A Ca- and Al-rich silicate phase synthesized from glass and yoshiokaite, a Ca- and Al-rich silicate mineral found on the Moon, have compositions which can be described as Ca8-0.5x0.5x, Al16-xSixO32 (2.8 < x < 6.0 for lunar samples). Powder diffraction patterns for these materials are very similar and suggest the same structure. Refinement (R = 0.051) of single-crystal intensity data for synthetic Ca5.32.7, Al10.7Si5.3O32 (P3, a = 9.927, c = 8.220 Å, z = 1, Dcalc = 2.74 g/cm3) gives a structure which is a stuffed derivative of high tridymite with layers having the topology of nepheline. In contrast to nepheline, adjacent layers along c show opposite distortions. Ca occupies the Na site of nepheline, whereas the K site of nepheline is vacant. The observed space group is P3c1, but this is an artifact of twinning; the true space group is P3 (pseudo P3c1) with intimate submicroscopic twinning (twin axis [110]) producing the higher average symmetry. No Si,Al ordering is present, based on the near-equal T-O average distances.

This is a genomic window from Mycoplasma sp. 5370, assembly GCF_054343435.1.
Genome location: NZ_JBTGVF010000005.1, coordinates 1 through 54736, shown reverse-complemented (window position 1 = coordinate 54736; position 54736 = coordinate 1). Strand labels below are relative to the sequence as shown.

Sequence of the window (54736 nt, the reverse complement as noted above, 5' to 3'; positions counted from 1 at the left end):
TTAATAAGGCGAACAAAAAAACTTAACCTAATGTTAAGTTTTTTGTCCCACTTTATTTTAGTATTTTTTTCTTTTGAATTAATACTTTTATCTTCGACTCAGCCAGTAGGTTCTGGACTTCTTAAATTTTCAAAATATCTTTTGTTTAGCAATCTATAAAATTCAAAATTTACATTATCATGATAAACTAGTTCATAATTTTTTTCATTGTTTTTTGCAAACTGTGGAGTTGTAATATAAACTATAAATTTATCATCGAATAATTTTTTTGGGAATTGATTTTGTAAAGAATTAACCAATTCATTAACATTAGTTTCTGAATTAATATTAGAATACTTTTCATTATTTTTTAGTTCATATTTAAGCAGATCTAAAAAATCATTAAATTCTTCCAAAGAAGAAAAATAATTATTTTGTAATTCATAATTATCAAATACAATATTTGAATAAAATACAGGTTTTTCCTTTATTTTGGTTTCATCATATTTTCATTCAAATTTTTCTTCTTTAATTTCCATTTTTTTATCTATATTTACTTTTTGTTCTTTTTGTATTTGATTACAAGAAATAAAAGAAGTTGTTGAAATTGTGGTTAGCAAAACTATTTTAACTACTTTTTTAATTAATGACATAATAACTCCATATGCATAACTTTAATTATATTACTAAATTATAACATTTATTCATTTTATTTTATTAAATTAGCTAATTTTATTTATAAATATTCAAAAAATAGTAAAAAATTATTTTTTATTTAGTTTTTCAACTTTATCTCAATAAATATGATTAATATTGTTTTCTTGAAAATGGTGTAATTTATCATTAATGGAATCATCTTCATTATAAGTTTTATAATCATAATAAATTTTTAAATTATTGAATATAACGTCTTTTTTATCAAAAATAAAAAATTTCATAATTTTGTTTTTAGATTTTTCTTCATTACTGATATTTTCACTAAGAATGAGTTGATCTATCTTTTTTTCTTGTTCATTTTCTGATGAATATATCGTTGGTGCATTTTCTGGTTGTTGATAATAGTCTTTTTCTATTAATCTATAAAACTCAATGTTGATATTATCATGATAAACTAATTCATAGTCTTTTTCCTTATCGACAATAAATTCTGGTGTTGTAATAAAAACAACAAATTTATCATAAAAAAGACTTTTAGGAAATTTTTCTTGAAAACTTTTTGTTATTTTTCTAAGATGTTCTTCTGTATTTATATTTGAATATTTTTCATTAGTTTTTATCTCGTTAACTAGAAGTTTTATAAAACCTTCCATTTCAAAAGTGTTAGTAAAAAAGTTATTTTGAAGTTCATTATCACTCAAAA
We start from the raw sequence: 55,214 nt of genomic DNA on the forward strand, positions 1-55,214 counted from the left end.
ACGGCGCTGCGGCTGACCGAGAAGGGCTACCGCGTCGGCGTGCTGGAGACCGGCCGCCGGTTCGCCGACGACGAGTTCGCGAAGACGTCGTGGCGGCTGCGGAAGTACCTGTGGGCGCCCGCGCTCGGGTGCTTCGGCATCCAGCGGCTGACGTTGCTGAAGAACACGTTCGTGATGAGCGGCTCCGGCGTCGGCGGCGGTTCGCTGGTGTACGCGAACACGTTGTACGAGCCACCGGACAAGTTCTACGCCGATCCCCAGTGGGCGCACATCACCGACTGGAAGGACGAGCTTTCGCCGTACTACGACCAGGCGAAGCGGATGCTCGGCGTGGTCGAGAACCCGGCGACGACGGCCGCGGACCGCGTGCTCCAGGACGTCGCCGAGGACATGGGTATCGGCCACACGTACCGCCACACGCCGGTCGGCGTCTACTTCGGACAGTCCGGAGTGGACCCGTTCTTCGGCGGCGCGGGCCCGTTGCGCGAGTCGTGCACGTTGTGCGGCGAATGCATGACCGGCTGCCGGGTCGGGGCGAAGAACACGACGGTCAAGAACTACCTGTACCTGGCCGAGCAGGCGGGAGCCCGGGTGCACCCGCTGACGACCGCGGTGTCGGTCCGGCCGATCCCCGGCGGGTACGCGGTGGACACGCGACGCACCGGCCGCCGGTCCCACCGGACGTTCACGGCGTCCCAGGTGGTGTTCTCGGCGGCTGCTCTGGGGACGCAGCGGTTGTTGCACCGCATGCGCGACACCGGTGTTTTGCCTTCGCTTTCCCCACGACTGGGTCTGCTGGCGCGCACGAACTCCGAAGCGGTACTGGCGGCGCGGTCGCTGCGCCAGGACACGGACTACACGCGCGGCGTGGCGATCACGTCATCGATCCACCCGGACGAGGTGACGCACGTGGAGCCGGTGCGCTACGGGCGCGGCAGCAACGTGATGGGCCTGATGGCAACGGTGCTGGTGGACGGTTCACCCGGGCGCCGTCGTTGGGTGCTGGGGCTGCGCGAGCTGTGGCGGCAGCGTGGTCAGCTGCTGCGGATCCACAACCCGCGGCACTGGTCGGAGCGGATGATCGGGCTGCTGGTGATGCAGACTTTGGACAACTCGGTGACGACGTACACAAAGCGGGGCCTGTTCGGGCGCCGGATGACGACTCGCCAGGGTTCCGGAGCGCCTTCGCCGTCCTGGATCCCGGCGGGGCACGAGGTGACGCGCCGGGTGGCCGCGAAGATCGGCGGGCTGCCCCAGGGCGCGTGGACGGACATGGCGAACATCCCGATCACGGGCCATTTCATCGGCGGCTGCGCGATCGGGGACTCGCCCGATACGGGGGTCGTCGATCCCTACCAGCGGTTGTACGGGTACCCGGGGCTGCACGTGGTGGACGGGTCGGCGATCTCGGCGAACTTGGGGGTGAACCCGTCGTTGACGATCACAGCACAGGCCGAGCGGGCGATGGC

The structure is distinct from that of nepheline and kalsilite, and a complex structural series could exist in Na, K, Ca mixed compositions. The contrasting layer stacking in nepheline and yoshiokaite suggests a structural reason for the very limited substitution of Ca in nepheline. For compositions where sufficient Ca exists to require entry into the K site of nepheline, it is quite likely that the CaAl2O4 monoclinic structure is stabilized.

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